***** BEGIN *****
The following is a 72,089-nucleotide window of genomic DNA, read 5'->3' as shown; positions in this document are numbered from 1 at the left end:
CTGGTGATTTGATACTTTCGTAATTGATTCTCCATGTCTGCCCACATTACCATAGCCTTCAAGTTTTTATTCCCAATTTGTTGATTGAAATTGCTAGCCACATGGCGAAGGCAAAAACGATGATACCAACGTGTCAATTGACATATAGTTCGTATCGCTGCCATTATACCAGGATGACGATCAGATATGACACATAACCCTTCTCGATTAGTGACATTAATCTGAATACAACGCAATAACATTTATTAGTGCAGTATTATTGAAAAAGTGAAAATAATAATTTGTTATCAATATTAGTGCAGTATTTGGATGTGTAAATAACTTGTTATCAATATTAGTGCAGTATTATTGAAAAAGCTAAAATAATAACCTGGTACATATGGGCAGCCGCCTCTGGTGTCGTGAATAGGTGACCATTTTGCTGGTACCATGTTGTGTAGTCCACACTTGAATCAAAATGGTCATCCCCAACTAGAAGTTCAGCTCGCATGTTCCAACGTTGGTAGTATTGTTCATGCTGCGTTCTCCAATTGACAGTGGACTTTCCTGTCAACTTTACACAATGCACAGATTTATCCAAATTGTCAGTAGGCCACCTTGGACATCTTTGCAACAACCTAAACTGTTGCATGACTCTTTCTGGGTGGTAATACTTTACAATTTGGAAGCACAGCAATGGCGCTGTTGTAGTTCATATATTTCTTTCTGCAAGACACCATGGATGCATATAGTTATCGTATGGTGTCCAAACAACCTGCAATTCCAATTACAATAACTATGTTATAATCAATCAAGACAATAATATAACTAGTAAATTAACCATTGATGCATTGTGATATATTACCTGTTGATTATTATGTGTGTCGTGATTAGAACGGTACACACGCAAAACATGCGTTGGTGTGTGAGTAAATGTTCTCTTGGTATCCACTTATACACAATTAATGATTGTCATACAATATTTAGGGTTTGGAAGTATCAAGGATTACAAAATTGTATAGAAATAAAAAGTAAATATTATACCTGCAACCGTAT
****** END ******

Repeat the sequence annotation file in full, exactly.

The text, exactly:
The following is a 72,089-nucleotide window of genomic DNA, read 5'->3' as shown; positions in this document are numbered from 1 at the left end:
CTGGTGATTTGATACTTTCGTAATTGATTCTCCATGTCTGCCCACATTACCATAGCCTTCAAGTTTTTATTCCCAATTTGTTGATTGAAATTGCTAGCCACATGGCGAAGGCAAAAACGATGATACCAACGTGTCAATTGACATATAGTTCGTATCGCTGCCATTATACCAGGATGACGATCAGATATGACACATAACCCTTCTCGATTAGTGACATTAATCTGAATACAACGCAATAACATTTATTAGTGCAGTATTATTGAAAAAGTGAAAATAATAATTTGTTATCAATATTAGTGCAGTATTTGGATGTGTAAATAACTTGTTATCAATATTAGTGCAGTATTATTGAAAAAGCTAAAATAATAACCTGGTACATATGGGCAGCCGCCTCTGGTGTCGTGAATAGGTGACCATTTTGCTGGTACCATGTTGTGTAGTCCACACTTGAATCAAAATGGTCATCCCCAACTAGAAGTTCAGCTCGCATGTTCCAACGTTGGTAGTATTGTTCATGCTGCGTTCTCCAATTGACAGTGGACTTTCCTGTCAACTTTACACAATGCACAGATTTATCCAAATTGTCAGTAGGCCACCTTGGACATCTTTGCAACAACCTAAACTGTTGCATGACTCTTTCTGGGTGGTAATACTTTACAATTTGGAAGCACAGCAATGGCGCTGTTGTAGTTCATATATTTCTTTCTGCAAGACACCATGGATGCATATAGTTATCGTATGGTGTCCAAACAACCTGCAATTCCAATTACAATAACTATGTTATAATCAATCAAGACAATAATATAACTAGTAAATTAACCATTGATGCATTGTGATATATTACCTGTTGATTATTATGTGTGTCGTGATTAGAACGGTACACACGCAAAACATGCGTTGGTGTGTGAGTAAATGTTCTCTTGGTATCCACTTATACACAATTAATGATTGTCATACAATATTTAGGGTTTGGAAGTATCAAGGATTACAAAATTGTATAGAAATAAAAAGTAAATATTATACCTGCAACCGTAT